4 Stars, Dreamspinner Press, Reviewed by Tina, Tia Fielding

Tia Fielding’s “Mirage” Made This Reader Stand Up And Cheer – Reviewed by Tina


“And lastly, I want to thank Harrison Ford. Because I can. And let’s face it, he shaped as much of my world and imagination as anyone else I can think of. I owe him a hell of a lot.” – Rhys Ford


Title: Mirage

Author: Tia Fielding

Publisher: Dreamspinner Press

Pages/Word Count: 200 Pages

Rating: 4 Stars

Blurb: When forty-six-year-old washed-up country musician Jasper “Red” Blue looks at the past, all he sees is a series of failures. His one treasured success is six years battling alcoholism without the help of AA. To secure his children’s future, Jasper desperately wants to produce a new album, but he can’t write alone. And he won’t work with just anyone.

Jasper’s record company manages to secure the writer of one of the biggest country music songs in recent history to help write the album. Cade Wallace is a long-haired former soul surfer, devastatingly handsome, talented, and willing to take a chance on the rugged musician. Jasper, on the other hand, is deep in the closet.

With Jasper’s career hanging in the balance, he can’t promise Cade anything, and Cade eventually heads back to his full-time job as a truck driver, taking Jasper’s hopes of a relationship with him. If Jasper’s dream of a life together is ever to come true, he will have to take some big risks, putting both his career and his children’s security on the line.


*~*~*~*~*~*~*~*~*~*~*~*~*~*~*~*


Review: Okay, I’ll admit to being a “woman of a certain age”. For those of you who aren’t one, that means around fifty years old. As someone who has earned every single damned gray hair and wrinkle and C-section scar, can I just say Hallef**kinglujah to Tia Fielding for writing a book, a LOVE story, with a main character who is forty-six years old. I have no idea when “they” decided that only the under 35 crowd got to fall in love, but “they” should piss off because love is there for everyone to trip over at whatever age it finds you. My mom, who is a serial monogamist, found her latest love at 62. They live happily and in relatively good health at the Jersey shore, because really, is there a more romantic place on Earth?

Mirage is the story of Jasper “Red” Blue, a washed up alcoholic country music star. In the six years since he dried out, he has been white-knuckling it on his property in Texas, in virtual isolation. He has focused on his relationships with his kids and ex-wife. She has always known he’s gay, but the kids don’t. And he’s definitely not out to the public. His career hasn’t felt important as long as he had enough money to support his family and himself. But now he feels ready to make a new album. He, unfortunately, seems to have lost the ability to write a good song.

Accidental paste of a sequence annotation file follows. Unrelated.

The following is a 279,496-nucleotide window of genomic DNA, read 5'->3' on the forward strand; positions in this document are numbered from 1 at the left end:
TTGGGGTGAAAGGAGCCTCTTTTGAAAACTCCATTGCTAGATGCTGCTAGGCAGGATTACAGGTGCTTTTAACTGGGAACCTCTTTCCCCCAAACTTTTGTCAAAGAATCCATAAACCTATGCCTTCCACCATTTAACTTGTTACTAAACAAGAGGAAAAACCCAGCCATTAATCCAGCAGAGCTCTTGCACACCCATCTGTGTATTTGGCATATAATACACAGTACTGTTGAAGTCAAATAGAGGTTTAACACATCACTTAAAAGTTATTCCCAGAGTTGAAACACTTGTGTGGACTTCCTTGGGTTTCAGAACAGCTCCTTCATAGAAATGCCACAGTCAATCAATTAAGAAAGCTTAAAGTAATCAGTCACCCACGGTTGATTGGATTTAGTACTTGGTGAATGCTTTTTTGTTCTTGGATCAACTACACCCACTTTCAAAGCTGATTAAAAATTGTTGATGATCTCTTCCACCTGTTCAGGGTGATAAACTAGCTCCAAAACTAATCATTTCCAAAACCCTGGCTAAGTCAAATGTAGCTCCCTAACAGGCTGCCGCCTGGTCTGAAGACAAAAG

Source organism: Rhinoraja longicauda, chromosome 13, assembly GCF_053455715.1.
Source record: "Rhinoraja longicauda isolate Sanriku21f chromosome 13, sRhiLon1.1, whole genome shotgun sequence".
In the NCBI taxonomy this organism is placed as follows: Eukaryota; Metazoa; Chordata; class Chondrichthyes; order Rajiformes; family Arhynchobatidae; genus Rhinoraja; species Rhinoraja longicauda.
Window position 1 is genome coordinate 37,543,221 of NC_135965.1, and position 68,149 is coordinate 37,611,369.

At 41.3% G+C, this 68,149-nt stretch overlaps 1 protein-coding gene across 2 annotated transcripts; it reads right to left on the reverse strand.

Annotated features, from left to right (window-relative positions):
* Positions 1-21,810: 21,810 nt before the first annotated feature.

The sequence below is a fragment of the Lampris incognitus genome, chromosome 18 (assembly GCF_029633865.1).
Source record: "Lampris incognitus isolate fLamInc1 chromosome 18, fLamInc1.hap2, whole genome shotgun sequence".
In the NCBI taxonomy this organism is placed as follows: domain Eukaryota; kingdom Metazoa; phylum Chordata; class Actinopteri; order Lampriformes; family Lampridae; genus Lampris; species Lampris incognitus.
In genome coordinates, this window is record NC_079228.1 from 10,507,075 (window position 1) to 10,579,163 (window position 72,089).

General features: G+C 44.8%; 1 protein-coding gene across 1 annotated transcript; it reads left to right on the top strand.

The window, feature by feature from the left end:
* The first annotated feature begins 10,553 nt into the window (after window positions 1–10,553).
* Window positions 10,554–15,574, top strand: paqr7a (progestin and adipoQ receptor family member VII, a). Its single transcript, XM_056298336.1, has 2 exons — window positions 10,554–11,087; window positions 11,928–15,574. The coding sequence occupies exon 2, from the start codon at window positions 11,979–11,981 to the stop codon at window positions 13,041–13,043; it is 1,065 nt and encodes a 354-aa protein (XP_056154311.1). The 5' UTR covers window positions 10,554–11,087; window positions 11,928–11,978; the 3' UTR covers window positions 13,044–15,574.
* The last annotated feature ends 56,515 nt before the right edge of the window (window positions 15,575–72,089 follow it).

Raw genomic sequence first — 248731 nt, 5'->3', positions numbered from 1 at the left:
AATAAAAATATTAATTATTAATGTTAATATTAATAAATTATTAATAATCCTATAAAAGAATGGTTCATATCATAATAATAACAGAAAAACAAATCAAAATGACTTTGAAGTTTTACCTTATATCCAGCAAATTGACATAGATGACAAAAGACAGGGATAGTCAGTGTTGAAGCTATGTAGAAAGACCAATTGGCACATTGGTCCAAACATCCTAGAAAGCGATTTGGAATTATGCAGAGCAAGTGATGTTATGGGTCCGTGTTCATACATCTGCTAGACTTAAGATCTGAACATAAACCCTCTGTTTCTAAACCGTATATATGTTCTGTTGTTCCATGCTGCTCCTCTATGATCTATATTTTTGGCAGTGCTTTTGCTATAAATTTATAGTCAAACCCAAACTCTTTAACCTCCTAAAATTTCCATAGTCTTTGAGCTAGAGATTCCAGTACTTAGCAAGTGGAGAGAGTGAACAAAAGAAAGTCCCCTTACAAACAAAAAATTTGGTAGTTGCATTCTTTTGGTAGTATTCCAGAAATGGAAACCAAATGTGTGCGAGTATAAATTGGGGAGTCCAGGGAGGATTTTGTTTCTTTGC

The brain-trust at his record label is able to hire an amazingly successful song-writer to come to the ranch and work with him to get enough songs together for an album. Cade Wallace is a full-time truck driver, part-time song writer who happens to be devastatingly hot and talented. He also wrote the most popular country music song to come along in many years. He arrives at Jasper’s home and sparks fly immediately. Cade makes it clear that he is gay, but it takes a little longer for Jasper to admit the same to Cade.

Their song writing becomes a reflection of the development of their relationship. The songs are great, but their chemistry is incendiary. They spend months working on the album (that’s old-timey talk for a bunch of songs recorded at the same time by a band or artist). And in that time, Cade meets Jasper’s friends and his family and just carves out a place in Jasper’s heart and life. Jasper just isn’t willing to make any plans past the end of their collaboration, so Cade is forced to take a trucking job when they finish writing. He leaves Texas and doesn’t look back.

The connection between Jasper and Cade was great. It was lovely to see Jasper coming out as a gay man, one toe at a time, until he got a much needed shove. But it was a good thing. Being a woman of a certain age also enables me to recognize how impossible it can seem to make a big life change at that age. To switch up everything you know, and that people think they know about you. Jasper may never have stepped out of the closet if it hadn’t been for that shove. It’s hard to undo 46 years of thinking and behavior.

While Cade is on the road not looking back, Jasper is figuring how he can get Cade to come back to him. Jasper’s ex-wife and kids are awesome supporting characters through the whole book, but especially here. They fall in line behind Jasper and have his back in a way that is only possible if they really believe in him and trust his sobriety and dedication to them. If Cade won’t take his phone calls, he’s gonna have to do it up right.

One big, public gesture coming right up. I’m not going to spoil it for you. Just know that I was shaking in my boots for Jasper. I was crying with him as he did it up right. With his ex by his side. It was so sweet and romantic and brave. I jumped out of my chair, I was so excited. That was before I really got into the meat of the scene and started crying. So good. The way a love story is meant to be told.

Tia Fielding, Tia Fielding, how did you do it up right with Mirage? Let me count the ways: your main character is 46 years old, he is a GINGER!!!!!, he’s a triple threat (he writes, plays and sings), and he is a country singer. We have read enough closeted rock stars to fill an arena, and I will still read them because there’s just something about a rock star, but there aren’t a lot of gay country music stars. In fiction, I mean. That’s four ways that Tia Fielding did it up right with this book. Just so happens to coincide with the number of stars in my rating. Go figure.








You can buy Mirage here:

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